Imagine if your company’s average job was $1,100 and you did somewhere between 3,000 and 5,000 jobs per year. Cash flow challenges? You bet, says Tim Brown Jr., owner of Rain Gutter Specialties.
That’s why Brown, whose family has been involved with gutters for about five generations, decided to make some changes to his company’s business plan. After riding the post-recession roller coaster of sales and profits, Brown says he could see the need to increase the company’s average sale and net profit. So he added a gutter cover product and heat cables (which are attached to gutter and downspouts to prevent ice damming).
The company’s most recent product addition is siding. In addition to having more products to sell, “we started charging the right price,” Brown says, at the suggestion of Certified Contractors Network, the peer-driven consulting group that Rain Gutter Specialties joined 10 years ago.
The result? The company’s average sale increased last year by 22%—and in 2013 Rain Gutter Specialties enjoyed the most profitable year in the company’s history.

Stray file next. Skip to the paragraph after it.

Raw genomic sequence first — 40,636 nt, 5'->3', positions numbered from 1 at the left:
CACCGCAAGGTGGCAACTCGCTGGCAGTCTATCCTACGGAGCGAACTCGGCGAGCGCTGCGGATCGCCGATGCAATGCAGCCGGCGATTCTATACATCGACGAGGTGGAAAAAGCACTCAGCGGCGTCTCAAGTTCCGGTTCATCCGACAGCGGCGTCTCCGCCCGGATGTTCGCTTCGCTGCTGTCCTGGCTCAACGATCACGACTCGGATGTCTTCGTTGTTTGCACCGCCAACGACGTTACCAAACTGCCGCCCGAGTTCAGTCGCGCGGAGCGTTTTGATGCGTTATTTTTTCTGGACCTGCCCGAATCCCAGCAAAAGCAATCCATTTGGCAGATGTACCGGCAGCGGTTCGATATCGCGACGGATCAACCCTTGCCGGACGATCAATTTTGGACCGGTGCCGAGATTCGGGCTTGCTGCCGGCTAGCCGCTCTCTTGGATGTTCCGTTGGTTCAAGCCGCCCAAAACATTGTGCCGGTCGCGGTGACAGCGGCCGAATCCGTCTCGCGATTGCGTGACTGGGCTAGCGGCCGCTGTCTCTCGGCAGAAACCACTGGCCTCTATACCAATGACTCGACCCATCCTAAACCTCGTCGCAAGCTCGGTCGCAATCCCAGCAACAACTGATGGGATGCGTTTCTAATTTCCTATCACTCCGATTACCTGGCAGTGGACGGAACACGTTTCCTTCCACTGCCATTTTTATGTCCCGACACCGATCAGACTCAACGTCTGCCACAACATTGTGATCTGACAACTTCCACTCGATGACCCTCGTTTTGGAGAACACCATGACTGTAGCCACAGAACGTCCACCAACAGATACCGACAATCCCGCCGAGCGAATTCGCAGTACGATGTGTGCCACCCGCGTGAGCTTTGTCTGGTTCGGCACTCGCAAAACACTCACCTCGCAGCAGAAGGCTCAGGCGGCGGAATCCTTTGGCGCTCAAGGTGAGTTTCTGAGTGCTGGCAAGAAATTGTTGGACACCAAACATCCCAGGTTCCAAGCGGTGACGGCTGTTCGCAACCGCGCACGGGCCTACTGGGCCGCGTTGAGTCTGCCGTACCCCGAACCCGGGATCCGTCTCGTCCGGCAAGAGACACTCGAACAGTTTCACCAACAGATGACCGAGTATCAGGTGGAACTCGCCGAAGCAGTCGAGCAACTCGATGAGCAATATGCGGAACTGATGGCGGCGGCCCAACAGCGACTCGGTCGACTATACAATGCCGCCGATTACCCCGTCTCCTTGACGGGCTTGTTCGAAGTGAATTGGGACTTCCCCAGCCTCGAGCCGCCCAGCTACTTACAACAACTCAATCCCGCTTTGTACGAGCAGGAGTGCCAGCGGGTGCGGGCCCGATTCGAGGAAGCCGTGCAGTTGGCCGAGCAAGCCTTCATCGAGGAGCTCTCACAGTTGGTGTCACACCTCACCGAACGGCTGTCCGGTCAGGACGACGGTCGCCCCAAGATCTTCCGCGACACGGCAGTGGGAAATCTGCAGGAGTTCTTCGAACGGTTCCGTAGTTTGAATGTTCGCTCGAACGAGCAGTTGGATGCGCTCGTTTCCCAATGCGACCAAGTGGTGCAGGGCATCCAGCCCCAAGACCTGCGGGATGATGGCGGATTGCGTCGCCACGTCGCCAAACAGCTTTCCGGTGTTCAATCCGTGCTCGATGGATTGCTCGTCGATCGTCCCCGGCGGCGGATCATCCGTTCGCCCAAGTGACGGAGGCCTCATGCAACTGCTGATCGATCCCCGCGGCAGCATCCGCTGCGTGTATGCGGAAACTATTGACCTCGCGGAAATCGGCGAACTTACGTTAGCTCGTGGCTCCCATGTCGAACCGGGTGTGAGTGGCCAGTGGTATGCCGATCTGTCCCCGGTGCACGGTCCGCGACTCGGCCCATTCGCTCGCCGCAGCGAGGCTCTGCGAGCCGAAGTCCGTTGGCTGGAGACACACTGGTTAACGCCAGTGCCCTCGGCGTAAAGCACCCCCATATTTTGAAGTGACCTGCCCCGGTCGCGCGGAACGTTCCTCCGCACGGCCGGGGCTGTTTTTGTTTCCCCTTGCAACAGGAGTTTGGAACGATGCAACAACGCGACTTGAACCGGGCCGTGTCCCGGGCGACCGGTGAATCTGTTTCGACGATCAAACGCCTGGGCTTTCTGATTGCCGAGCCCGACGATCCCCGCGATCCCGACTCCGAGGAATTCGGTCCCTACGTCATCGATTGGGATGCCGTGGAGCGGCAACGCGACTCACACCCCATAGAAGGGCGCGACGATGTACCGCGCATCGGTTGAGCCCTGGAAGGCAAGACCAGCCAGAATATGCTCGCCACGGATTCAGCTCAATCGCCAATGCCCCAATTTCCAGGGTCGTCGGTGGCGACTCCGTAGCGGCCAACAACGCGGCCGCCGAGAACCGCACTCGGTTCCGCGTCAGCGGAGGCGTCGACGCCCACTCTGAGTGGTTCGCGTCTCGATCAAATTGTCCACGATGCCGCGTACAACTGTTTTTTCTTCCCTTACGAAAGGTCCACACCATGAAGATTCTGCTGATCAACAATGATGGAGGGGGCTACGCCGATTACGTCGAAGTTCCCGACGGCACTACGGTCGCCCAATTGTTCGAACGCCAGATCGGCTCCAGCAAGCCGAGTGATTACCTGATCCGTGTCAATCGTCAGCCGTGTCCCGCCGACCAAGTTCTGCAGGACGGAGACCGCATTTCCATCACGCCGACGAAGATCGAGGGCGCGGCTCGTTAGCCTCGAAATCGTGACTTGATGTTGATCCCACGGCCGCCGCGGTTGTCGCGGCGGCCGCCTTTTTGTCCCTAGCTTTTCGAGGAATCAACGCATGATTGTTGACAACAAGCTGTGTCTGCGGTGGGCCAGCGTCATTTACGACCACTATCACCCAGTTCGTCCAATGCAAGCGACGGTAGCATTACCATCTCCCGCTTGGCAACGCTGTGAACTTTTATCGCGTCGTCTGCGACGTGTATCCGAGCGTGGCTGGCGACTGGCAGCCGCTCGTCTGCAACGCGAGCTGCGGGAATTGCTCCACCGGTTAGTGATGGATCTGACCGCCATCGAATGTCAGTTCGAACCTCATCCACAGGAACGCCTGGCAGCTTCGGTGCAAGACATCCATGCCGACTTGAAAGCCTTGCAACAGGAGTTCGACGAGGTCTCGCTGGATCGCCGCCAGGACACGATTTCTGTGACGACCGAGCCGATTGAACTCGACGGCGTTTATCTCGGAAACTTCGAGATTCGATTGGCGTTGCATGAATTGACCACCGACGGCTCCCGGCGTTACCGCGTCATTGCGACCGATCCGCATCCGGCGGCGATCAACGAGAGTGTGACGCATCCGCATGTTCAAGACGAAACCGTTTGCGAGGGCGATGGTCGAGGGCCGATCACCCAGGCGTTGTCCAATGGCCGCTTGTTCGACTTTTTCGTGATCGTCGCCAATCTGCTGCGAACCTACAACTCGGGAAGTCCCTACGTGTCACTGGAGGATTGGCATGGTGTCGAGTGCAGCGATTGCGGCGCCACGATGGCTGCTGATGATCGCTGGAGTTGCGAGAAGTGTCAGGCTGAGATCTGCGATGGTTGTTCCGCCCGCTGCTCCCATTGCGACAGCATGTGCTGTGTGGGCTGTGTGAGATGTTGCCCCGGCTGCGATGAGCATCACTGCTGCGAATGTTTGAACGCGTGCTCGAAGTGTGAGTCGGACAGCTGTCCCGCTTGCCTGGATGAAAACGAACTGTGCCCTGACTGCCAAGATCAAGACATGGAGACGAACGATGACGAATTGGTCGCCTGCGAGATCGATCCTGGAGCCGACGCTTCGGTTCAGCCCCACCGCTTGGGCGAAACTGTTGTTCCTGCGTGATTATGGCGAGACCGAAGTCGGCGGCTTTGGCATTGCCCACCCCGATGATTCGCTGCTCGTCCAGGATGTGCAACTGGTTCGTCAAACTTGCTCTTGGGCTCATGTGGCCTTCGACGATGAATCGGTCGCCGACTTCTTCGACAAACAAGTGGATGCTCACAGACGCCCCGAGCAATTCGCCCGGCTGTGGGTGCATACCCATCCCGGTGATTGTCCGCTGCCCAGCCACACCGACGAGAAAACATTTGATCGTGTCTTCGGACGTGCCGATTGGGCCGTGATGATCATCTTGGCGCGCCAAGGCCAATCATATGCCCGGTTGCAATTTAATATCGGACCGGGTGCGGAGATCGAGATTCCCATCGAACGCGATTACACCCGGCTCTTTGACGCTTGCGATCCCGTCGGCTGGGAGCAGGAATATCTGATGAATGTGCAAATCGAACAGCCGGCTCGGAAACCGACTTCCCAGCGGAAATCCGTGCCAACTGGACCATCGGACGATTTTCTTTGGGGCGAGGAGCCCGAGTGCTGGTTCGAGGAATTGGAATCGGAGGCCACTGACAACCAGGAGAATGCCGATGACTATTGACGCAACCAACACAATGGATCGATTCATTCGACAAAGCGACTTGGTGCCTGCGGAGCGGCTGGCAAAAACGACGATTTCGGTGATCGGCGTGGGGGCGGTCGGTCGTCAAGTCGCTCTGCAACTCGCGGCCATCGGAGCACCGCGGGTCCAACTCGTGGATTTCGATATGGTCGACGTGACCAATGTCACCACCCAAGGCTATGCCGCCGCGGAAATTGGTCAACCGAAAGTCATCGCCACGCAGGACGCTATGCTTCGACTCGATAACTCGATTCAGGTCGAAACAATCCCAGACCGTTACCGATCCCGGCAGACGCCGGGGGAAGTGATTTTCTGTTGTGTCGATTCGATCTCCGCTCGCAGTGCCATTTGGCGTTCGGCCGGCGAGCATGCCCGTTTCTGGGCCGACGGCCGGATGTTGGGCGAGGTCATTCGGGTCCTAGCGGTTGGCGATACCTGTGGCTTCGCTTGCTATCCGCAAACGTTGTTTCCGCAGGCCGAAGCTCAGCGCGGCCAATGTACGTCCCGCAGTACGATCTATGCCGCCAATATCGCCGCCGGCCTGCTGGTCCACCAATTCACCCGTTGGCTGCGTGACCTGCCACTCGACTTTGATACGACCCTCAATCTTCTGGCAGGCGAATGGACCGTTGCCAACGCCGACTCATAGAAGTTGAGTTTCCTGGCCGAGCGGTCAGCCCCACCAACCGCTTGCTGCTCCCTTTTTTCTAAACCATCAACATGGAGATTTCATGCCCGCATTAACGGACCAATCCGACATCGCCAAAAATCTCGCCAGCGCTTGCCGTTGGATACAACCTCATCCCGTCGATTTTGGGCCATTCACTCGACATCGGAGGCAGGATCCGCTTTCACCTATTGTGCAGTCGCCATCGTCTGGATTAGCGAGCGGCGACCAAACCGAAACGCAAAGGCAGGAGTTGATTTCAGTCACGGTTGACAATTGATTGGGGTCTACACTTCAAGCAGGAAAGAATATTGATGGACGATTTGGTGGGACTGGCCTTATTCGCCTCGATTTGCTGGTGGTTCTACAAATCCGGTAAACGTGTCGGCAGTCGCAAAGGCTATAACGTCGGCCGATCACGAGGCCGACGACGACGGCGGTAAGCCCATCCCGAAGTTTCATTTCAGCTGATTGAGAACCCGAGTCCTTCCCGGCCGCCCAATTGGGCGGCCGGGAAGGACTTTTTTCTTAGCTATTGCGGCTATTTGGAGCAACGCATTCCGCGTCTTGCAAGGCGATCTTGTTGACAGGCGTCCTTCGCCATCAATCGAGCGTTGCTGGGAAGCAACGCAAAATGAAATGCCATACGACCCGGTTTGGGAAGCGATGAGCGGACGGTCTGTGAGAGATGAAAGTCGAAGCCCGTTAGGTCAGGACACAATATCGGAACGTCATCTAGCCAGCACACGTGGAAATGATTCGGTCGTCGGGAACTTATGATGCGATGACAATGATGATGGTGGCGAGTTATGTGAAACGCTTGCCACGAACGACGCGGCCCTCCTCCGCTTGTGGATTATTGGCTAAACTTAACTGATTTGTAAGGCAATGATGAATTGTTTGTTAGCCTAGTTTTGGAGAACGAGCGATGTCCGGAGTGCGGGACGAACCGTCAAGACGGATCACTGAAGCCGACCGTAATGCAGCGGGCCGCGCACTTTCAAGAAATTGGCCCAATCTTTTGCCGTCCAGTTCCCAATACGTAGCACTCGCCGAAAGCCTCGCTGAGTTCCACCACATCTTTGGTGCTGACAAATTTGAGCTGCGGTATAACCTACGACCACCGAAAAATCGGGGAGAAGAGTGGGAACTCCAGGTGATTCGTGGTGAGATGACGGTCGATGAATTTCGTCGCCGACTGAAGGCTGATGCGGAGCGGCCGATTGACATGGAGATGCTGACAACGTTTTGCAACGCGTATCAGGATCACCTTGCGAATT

- Because of the size of its jobs, Rain Gutter Specialties has to keep lead costs at $100 per lead. For the same reason, salespeople—including Brown, at peak season—run five leads a day and 80% of the time are presenting to one or another homeowner, not the complete buying party.
- Two years ago the company signed on with GuildQuality. “We found out there were two things that made customers unhappy: the scheduling and the cleanup,” Brown says. Scheduling is difficult to control because so much is dictated by the weather. But implementing constant communication between the company and its customer has reduced homeowners’ anxiety.
- After finding that almost all its negative comments on GuildQuality came from customers with jobs of less than $500, the company raised its minimum job charge from $350 to $500. “We used to just send a salesman out without questioning it,” Brown says. “Raising the minimum job size gave our salesmen time to focus on customers who really want a job.”